Jessica Crupi 2371771 HUMN 3B02 Lee Slinger The Romantic era was a period of war and revolutionary combat. War and rebellion were essential elements that influenced the flow of ideas in this period. An entire generation of European writers, composers, and artists were influenced by these events. War inspired romantic artists to address themes of liberty and democracy, while considering the function of revolution as an opportunity for political and social change. Writers used the spirit of the revolution to distinguish their poetic sensibilities.
This is used as the background to the title character’s story of powerful love for his cousin Roxanne, a love Cyrano does not think he deserves, despite his wit, because of his physical appearance. Dickens, on the other hand, creates his novel, A Tale of Two Cities, during a time of great turmoil, the beginnings of the French Revolution, which would eventually upheave thousands of years of hierarchy and tradition. Dickens’s France is dark, miserable and filled with a climate of overwhelming terror behind the heroic and sacrificial tale of self-deprecating hero, Sydney Carton, who gives his own life in a selfless act of love for Lucie Manette in order to save the man she loves from the guillotine. Though Dickens’s illustration of the revolutionaries is not always positive, he has a deep sympathy towards the plight of the poor therefore his portrayal of France is extremely negative and often exaggerated. Cyrano de Bergerac by Edmond Rostand and A Tale of Two Cities by Charles Dickens depict opposing interpretations of life in France which were developed based on the personal backgrounds of the authors and expressed in romanticized portrayals of French society in the mid-17th century and late 18th century respectively.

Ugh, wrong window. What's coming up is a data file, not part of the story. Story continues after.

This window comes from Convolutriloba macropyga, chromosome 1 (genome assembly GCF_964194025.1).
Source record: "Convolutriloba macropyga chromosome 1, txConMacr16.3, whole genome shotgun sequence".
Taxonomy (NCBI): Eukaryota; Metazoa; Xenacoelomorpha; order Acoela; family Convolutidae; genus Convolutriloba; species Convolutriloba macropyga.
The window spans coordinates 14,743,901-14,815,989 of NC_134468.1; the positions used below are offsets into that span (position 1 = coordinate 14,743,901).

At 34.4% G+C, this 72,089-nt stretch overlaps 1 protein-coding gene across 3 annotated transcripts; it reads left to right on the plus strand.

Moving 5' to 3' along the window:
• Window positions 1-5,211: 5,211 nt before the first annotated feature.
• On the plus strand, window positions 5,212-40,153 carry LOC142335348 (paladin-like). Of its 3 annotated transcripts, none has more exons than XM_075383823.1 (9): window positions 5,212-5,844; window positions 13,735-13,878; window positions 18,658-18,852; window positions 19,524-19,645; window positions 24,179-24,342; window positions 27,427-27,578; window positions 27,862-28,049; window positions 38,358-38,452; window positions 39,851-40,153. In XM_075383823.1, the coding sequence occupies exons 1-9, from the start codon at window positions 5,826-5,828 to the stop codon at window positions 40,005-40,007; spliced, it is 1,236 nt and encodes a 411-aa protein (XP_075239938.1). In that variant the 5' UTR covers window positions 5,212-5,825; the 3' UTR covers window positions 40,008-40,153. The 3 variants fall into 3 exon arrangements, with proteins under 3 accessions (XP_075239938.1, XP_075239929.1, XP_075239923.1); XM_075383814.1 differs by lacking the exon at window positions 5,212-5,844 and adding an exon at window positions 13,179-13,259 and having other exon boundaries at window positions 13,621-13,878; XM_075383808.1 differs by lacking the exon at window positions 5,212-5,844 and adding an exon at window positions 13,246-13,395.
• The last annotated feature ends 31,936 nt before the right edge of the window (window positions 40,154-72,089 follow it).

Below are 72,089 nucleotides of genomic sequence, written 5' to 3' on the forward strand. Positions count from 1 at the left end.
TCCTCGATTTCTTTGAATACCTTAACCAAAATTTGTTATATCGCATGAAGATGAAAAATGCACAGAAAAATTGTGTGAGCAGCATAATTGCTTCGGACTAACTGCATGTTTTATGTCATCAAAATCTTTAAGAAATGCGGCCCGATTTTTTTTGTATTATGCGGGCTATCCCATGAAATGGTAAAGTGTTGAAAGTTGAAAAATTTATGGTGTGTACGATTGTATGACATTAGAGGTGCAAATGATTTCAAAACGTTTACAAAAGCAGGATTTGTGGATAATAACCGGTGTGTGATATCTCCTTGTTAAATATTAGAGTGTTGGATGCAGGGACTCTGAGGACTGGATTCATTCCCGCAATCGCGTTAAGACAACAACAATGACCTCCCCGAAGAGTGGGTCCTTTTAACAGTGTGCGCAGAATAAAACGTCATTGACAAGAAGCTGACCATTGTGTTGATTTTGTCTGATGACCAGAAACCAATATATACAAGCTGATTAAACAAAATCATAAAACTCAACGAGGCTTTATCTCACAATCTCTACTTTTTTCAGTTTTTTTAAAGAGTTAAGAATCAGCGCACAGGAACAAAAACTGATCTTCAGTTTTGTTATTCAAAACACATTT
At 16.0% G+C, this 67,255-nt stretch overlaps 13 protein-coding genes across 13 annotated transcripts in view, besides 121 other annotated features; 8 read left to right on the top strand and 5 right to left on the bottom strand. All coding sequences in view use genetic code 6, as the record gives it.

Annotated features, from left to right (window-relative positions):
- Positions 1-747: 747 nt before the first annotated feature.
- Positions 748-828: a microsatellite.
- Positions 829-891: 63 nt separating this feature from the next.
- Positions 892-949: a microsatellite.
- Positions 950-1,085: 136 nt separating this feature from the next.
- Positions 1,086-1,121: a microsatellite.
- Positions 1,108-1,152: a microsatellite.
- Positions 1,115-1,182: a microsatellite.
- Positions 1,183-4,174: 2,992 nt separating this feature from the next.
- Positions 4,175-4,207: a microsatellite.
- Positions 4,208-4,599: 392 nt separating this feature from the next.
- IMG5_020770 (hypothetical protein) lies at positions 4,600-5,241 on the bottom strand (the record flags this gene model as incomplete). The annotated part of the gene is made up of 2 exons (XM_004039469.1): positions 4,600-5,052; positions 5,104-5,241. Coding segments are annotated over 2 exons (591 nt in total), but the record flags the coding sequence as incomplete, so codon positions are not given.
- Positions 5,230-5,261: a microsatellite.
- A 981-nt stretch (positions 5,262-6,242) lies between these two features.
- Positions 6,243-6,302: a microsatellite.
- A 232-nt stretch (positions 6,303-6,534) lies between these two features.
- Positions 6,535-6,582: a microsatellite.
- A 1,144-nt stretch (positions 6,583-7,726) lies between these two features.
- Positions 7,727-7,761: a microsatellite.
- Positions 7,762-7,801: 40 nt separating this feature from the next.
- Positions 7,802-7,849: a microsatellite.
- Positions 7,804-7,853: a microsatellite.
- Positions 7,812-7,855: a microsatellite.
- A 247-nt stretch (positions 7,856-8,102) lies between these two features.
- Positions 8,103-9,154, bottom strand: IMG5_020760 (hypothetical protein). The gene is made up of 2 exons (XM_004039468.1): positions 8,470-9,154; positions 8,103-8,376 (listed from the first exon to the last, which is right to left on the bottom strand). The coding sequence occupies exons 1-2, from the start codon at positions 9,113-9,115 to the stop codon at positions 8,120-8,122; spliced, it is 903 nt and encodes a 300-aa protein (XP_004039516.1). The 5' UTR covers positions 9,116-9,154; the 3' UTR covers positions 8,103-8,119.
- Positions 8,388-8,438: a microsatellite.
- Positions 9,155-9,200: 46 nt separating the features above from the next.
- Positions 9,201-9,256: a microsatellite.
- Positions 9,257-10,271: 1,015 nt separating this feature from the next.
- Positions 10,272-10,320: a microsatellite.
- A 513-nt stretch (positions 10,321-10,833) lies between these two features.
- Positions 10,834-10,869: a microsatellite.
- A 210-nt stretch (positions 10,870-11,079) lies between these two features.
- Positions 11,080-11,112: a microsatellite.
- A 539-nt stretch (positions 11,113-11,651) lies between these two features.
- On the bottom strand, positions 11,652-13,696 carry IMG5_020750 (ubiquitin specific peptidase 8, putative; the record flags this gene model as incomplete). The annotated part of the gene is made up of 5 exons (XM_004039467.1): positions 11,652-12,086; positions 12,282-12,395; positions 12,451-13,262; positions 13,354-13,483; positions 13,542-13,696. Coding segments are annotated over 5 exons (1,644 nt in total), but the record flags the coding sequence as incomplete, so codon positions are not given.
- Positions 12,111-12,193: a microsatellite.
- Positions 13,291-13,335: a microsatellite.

During Oscar Wilde’s literary career, he has been accredited for his notorious use of satire within his writings. Satire ridicules flaws in society in order to bring about change. His use of satire in the play, The Importance of Being Earnest, is reflected in how the characters live double lives. His play is a demonstration of how Victorian society accepts appalling behavior as long as it is concealed to the public. Oscar Wilde is credited for being a provocateur for change in nineteenth century England.
The poet, William Blake, through the poem “London” is able to express his intentions and message of the poem through the content, aim and the theme, ‘no escape’. He is able to create a dark atmosphere, due to how cynical his message was. He also uses particular words and sentences, emphasizing on the importance of diction. The diction of the poem helps to show the differences in the classes within the society and the hopelessness that has wash over the whole society. Throughout the whole poem, the readers are able to know his disapproval, dislike and displeasure over the place that he lives in, by creating a moody and sullen tone which enhances the eerily seriousness of the atmosphere.
Analysis of the poem “London” by William Blake The poem ‘London’ by through a first person perspective William Blake explores the city at the time of the Industrial Revolution. Here, Blake uses themes such as a decay in morality and the severity of classism, accompanied by the use of graphic and grotesque imagery to illustrate the awry nature of London at the time and creates a negative outlook towards it. Blake uses the first person perspective to interact with the reader. The continuous use of “I” provides a personal account and therefore allows the reader to relate more to the personna. This is also reiterated through the poems repetitive nature.